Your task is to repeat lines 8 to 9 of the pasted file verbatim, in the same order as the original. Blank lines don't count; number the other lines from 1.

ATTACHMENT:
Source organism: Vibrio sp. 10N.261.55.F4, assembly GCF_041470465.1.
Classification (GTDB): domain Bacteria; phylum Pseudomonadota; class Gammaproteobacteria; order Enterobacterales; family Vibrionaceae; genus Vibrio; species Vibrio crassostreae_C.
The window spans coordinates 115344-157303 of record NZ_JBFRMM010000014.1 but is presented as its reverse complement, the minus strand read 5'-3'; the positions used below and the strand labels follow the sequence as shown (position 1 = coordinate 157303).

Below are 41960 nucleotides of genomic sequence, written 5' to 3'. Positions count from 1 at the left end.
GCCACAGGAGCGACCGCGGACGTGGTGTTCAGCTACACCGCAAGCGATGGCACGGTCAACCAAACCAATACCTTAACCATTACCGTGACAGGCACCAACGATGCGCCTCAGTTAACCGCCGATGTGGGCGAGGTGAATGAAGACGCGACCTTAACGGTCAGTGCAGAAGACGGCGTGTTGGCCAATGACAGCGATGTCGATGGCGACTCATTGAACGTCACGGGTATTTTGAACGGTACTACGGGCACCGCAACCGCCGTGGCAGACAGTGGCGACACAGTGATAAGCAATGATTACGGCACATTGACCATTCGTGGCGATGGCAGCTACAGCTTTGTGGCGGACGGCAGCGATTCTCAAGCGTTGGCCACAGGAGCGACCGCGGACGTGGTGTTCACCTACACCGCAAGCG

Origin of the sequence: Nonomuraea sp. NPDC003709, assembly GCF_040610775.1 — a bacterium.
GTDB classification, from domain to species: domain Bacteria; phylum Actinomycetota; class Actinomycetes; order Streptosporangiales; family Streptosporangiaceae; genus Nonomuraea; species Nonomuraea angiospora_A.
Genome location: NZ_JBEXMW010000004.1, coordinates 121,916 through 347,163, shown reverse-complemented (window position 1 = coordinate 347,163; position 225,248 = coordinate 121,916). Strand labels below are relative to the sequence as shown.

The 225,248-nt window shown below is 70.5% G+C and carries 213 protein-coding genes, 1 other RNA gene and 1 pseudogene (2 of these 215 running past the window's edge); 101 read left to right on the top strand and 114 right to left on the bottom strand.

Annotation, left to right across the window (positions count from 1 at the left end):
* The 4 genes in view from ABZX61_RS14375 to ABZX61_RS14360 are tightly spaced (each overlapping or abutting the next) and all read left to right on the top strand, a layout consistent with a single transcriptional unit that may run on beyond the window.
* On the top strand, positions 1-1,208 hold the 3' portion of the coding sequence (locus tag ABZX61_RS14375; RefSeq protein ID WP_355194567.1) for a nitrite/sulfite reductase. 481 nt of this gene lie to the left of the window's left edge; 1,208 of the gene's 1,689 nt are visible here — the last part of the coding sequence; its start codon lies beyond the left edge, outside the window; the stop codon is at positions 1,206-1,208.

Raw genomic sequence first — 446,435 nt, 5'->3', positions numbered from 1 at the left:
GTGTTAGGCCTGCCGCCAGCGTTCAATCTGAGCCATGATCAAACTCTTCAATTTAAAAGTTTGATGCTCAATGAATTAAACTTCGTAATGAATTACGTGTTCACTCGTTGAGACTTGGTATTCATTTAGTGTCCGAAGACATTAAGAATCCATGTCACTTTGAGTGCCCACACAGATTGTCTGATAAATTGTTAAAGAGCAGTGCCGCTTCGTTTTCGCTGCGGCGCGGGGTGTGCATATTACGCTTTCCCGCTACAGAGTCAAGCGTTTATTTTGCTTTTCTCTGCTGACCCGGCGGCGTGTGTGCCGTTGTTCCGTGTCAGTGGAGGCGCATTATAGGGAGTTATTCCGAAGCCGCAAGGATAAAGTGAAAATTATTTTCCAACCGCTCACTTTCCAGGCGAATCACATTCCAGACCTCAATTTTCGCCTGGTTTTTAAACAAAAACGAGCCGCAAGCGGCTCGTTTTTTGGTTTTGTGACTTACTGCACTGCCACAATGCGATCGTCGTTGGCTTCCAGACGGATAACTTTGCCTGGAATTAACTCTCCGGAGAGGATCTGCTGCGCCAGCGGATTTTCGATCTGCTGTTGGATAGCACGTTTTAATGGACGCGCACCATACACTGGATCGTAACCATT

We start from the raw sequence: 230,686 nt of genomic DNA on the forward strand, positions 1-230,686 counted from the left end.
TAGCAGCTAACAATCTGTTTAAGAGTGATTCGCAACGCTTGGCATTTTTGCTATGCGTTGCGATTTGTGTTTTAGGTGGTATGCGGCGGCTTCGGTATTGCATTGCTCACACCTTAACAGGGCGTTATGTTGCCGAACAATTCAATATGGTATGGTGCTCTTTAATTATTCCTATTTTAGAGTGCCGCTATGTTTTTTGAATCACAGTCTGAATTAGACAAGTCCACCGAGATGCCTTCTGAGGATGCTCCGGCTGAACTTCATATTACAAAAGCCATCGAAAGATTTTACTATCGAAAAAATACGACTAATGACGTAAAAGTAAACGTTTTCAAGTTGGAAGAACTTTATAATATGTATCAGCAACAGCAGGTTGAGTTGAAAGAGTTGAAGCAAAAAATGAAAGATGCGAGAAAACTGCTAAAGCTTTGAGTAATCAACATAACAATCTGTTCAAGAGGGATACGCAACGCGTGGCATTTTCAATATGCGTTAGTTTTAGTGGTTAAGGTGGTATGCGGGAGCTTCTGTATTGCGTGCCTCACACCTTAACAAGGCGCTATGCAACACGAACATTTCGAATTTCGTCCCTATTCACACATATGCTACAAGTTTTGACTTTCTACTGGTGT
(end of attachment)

Genome location: NZ_JBEXMW010000004.1, coordinates 121,916 through 347,163, shown reverse-complemented (window position 1 = coordinate 347,163; position 225,248 = coordinate 121,916). Strand labels below are relative to the sequence as shown.

The 225,248-nt window shown below is 70.5% G+C and carries 213 protein-coding genes, 1 other RNA gene and 1 pseudogene (2 of these 215 running past the window's edge); 101 read left to right on the top strand and 114 right to left on the bottom strand.